”Women constitute half of society. Women’s political leadership not merely ensures a more modern, democratic, and transparent society, it may also pave the way for placing women specific issues on the agenda, whether they be questions regarding childcare or combating the high rates of unemployment for women”, says Selima Ben Kheder.

Besma Soudani from LET adds:

“This is precisely why capacity training programmes are important to women. Seeing as our system is based on a law of gender parity rather than a quota for women, women must be able to compete and prove their worth. Being a woman does not automatically entail a knowledge of the UN Convention on the Elimination of All Forms of Discrimination Against Women (CEDAW) or general issues pertaining to policies of gender equality. Training and education is crucial”.

A Fragile Democracy

Tunisia is undoubtedly the country, which has fared most favourably from the Arab Spring protest movements in the Middle East and North Africa. The recent parliamentary and presidential elections are a testament to the country’s relatively peaceful transition to democracy. It is however, according to Besma Soudani, still a fragile process, and she cautions against the international community letting go of Tunisia, in order to focus exclusively on those areas of the Middle East and North Africa where the struggle continues.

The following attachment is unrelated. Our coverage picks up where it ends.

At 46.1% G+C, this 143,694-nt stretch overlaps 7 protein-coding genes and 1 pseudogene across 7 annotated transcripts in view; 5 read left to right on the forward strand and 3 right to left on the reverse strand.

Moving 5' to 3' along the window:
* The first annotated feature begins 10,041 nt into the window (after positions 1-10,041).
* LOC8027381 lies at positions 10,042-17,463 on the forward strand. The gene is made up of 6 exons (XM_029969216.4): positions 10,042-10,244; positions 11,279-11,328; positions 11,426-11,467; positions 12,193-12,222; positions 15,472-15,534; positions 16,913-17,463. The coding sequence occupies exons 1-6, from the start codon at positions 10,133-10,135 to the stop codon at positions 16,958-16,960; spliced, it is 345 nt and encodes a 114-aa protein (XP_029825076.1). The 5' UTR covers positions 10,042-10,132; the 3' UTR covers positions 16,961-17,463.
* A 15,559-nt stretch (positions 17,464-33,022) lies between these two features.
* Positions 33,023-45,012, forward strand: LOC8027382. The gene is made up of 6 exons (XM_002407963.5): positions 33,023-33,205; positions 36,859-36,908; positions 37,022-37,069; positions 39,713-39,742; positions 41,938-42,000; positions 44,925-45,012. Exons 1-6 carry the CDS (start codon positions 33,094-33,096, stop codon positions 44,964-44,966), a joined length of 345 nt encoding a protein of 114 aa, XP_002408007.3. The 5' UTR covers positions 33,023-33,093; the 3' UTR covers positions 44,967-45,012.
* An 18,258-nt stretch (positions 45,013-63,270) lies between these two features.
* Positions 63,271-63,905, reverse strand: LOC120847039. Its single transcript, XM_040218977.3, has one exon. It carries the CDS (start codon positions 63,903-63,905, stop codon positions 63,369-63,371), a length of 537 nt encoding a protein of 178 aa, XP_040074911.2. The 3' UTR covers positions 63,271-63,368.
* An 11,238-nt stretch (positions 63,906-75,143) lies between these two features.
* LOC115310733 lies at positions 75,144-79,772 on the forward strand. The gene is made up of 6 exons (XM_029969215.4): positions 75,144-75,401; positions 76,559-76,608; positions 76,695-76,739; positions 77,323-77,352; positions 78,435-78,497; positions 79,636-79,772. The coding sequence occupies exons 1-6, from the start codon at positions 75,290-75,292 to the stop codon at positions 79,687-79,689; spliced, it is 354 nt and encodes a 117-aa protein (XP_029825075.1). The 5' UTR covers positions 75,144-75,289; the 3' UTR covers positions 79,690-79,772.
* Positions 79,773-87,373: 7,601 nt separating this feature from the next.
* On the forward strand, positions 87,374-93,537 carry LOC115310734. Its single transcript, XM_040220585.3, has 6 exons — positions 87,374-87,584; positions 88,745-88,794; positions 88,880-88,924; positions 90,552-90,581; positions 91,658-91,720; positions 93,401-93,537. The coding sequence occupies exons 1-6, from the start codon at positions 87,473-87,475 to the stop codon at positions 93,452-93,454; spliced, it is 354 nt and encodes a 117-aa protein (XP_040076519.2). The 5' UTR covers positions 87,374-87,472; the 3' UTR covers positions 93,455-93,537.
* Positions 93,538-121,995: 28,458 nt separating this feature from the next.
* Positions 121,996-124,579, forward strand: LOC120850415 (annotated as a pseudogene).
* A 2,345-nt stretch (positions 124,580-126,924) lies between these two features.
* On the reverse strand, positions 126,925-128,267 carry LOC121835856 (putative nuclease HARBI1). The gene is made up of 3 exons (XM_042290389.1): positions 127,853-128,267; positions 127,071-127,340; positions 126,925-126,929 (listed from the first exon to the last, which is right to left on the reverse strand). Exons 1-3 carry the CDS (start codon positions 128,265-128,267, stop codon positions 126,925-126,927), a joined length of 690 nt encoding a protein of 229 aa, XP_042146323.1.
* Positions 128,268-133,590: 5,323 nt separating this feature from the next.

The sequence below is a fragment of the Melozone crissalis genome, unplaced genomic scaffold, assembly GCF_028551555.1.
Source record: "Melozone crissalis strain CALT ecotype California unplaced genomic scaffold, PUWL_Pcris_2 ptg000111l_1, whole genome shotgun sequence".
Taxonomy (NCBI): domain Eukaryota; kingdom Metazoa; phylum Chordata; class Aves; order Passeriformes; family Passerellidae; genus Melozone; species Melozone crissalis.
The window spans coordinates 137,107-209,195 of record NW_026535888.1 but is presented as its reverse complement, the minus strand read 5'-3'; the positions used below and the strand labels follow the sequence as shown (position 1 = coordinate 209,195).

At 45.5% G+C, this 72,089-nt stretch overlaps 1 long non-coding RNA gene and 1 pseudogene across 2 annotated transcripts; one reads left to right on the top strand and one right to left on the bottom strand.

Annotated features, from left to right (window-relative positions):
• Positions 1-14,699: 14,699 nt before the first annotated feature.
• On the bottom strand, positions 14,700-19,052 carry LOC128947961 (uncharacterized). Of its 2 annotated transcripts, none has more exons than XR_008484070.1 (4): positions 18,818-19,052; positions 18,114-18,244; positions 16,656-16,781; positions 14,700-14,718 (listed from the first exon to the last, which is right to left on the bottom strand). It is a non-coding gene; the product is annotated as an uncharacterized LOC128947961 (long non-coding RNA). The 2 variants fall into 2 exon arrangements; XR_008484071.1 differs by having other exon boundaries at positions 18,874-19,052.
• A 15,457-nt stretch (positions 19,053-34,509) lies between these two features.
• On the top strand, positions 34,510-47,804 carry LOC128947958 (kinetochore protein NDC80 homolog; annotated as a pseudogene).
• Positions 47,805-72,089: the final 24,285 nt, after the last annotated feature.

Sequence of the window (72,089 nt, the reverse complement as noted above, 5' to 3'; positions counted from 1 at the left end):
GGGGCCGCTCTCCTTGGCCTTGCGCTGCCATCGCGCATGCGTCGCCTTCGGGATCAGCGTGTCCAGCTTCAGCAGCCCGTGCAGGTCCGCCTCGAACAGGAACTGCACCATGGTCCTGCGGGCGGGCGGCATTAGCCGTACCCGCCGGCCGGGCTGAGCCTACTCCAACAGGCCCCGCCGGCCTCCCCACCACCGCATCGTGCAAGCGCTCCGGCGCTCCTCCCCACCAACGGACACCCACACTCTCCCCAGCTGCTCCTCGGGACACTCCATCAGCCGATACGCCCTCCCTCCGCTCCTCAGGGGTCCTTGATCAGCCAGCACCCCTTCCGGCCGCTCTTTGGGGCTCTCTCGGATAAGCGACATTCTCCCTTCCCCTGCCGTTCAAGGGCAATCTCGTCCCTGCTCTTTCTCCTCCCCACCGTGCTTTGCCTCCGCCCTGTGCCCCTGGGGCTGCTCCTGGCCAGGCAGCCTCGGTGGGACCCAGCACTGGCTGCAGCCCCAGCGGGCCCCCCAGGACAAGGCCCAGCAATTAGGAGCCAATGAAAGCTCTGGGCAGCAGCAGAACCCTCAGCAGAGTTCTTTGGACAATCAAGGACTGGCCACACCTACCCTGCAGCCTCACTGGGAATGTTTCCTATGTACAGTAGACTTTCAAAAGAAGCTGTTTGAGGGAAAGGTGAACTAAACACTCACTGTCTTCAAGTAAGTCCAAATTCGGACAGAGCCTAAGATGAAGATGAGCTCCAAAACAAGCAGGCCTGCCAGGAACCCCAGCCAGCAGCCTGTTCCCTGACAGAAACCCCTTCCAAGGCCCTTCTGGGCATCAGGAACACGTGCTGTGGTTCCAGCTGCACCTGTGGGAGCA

Danish-Arab Partnership Programme

KVINFO's programme in the Middle East and North Africa is financed by:

 

“Tunisia has become a symbol of positive change, but our democracy is still in a fragile state. Tunisia requires investment – not merely financially, but also in the shape of exchange programmes such as this one, which enables us to visit Denmark and witness the workings of a genuine democracy characterised by dialogue. Our new government will prepare the laws which lay the legal foundations for the next fifty years or more”, says Besma Soudani.